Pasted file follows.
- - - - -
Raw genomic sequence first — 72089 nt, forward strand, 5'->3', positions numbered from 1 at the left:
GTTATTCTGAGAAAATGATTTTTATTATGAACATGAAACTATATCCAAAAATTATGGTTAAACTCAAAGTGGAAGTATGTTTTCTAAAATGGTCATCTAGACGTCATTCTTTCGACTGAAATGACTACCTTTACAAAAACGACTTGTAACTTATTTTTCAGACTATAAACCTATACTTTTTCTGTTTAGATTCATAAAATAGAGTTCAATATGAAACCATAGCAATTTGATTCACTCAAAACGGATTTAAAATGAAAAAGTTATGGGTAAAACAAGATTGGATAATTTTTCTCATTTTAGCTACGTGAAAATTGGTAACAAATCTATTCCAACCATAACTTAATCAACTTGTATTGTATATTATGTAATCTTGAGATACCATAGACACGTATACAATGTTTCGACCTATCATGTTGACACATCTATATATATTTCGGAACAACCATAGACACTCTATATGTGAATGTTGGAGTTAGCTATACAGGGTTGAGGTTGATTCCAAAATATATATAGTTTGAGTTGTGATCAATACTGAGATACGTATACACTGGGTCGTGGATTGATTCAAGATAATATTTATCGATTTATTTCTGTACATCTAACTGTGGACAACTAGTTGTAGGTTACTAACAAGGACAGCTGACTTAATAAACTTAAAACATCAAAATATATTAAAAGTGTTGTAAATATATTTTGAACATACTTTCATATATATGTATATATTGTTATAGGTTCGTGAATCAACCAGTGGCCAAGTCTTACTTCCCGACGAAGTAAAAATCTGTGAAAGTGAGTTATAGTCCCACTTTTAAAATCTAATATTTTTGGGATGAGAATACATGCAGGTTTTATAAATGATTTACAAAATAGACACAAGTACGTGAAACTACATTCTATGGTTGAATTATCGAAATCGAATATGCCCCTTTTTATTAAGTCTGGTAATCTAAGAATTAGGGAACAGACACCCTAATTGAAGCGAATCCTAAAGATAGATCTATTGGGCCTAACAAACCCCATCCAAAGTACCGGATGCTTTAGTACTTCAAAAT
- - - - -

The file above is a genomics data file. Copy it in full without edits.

Raw genomic sequence first — 72089 nt, forward strand, 5'->3', positions numbered from 1 at the left:
GTTATTCTGAGAAAATGATTTTTATTATGAACATGAAACTATATCCAAAAATTATGGTTAAACTCAAAGTGGAAGTATGTTTTCTAAAATGGTCATCTAGACGTCATTCTTTCGACTGAAATGACTACCTTTACAAAAACGACTTGTAACTTATTTTTCAGACTATAAACCTATACTTTTTCTGTTTAGATTCATAAAATAGAGTTCAATATGAAACCATAGCAATTTGATTCACTCAAAACGGATTTAAAATGAAAAAGTTATGGGTAAAACAAGATTGGATAATTTTTCTCATTTTAGCTACGTGAAAATTGGTAACAAATCTATTCCAACCATAACTTAATCAACTTGTATTGTATATTATGTAATCTTGAGATACCATAGACACGTATACAATGTTTCGACCTATCATGTTGACACATCTATATATATTTCGGAACAACCATAGACACTCTATATGTGAATGTTGGAGTTAGCTATACAGGGTTGAGGTTGATTCCAAAATATATATAGTTTGAGTTGTGATCAATACTGAGATACGTATACACTGGGTCGTGGATTGATTCAAGATAATATTTATCGATTTATTTCTGTACATCTAACTGTGGACAACTAGTTGTAGGTTACTAACAAGGACAGCTGACTTAATAAACTTAAAACATCAAAATATATTAAAAGTGTTGTAAATATATTTTGAACATACTTTCATATATATGTATATATTGTTATAGGTTCGTGAATCAACCAGTGGCCAAGTCTTACTTCCCGACGAAGTAAAAATCTGTGAAAGTGAGTTATAGTCCCACTTTTAAAATCTAATATTTTTGGGATGAGAATACATGCAGGTTTTATAAATGATTTACAAAATAGACACAAGTACGTGAAACTACATTCTATGGTTGAATTATCGAAATCGAATATGCCCCTTTTTATTAAGTCTGGTAATCTAAGAATTAGGGAACAGACACCCTAATTGAAGCGAATCCTAAAGATAGATCTATTGGGCCTAACAAACCCCATCCAAAGTACCGGATGCTTTAGTACTTCAAAAT